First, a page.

History of the Peloponnesian War

Thucydides

Thucydides. The Peloponnesian War. London, J. M. Dent; New York, E. P. Dutton. 1910.

About this time took place the rising of the commons at Samos against the upper classes, in concert with some Athenians, who were there in three vessels.

The Samian commons put to death some two hundred in all of the upper classes, and banished four hundred more, and themselves took their land and houses; after which the Athenians decreed their independence, being now sure of their fidelity, and the commons henceforth governed the city, excluding the landholders from all share in affairs, and forbidding any of the commons to give his daughter in marriage to them or to take a wife from them in future.

After this, during the same summer, the Chians, whose zeal continued as active as ever, and who even without the Peloponnesians found themselves in sufficient force to effect the revolt of the cities and also wished to have as many companions in peril as possible, made an expedition with thirteen ships of their own to Lesbos; the instructions from Lacedaemon being to go to that island next, and from thence to the Hellespont.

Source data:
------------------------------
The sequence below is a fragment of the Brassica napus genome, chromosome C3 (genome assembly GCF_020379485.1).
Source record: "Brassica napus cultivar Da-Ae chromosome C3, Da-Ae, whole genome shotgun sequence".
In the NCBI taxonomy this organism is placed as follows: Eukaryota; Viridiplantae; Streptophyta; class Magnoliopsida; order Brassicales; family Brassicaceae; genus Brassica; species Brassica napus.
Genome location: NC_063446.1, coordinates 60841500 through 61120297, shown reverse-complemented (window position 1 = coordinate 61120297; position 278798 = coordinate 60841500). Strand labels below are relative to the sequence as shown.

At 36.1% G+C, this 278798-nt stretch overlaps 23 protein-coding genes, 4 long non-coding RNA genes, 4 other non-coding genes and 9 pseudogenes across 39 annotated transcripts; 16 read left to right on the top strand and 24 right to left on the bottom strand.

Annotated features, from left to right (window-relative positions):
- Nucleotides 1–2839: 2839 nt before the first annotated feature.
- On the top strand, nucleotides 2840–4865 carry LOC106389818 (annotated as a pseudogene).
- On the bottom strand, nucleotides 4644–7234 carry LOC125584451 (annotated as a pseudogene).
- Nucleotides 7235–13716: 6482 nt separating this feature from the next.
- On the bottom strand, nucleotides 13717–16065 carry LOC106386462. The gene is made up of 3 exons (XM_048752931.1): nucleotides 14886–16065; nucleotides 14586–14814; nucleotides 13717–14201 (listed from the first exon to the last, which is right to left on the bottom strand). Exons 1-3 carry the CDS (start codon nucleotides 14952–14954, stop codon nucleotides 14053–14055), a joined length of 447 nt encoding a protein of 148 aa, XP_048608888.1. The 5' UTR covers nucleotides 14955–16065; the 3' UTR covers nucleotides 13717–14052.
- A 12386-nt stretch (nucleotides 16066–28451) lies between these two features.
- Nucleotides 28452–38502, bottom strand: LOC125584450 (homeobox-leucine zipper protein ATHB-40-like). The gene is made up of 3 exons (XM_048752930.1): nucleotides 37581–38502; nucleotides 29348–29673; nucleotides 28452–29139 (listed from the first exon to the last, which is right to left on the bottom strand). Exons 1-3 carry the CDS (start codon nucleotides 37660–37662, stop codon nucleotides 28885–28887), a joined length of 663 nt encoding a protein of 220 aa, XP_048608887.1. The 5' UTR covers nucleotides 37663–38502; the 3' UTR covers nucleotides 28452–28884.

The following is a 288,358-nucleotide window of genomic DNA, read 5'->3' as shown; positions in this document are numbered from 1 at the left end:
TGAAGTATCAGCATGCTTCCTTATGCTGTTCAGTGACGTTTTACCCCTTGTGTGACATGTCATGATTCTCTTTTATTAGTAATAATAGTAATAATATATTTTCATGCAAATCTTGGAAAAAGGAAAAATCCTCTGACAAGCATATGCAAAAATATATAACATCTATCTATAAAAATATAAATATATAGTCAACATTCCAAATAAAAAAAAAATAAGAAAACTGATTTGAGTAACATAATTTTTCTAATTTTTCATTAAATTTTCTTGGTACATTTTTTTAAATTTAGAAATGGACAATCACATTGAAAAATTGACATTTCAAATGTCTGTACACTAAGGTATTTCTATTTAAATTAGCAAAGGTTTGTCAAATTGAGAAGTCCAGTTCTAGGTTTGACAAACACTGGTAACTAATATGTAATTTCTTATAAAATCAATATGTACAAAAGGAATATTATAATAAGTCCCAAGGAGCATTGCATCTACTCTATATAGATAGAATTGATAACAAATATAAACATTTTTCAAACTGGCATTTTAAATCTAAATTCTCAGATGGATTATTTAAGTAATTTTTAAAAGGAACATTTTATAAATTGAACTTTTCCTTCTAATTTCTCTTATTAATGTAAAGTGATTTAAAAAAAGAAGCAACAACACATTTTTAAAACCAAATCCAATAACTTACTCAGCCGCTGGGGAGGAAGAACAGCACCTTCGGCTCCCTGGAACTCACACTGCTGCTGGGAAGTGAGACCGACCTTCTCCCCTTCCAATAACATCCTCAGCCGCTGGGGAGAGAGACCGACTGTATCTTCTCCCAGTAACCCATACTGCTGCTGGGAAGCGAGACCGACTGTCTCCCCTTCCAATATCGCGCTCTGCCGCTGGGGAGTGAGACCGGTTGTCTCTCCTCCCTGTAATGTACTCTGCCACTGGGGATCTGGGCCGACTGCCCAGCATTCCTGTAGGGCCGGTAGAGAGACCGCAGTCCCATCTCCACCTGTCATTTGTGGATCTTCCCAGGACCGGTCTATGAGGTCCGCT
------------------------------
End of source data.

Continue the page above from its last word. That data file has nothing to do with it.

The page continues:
Meanwhile the land forces of the Peloponnesians who were with the Chians and of the allies on the spot, moved along shore for Clazomenae and Cuma, under the command of Eualas, a Spartan; while the fleet under Diniades, one of the Perioeci,

first sailed up to Methymna and caused it to revolt, and, leaving four ships there, with the rest procured the revolt of Mitylene.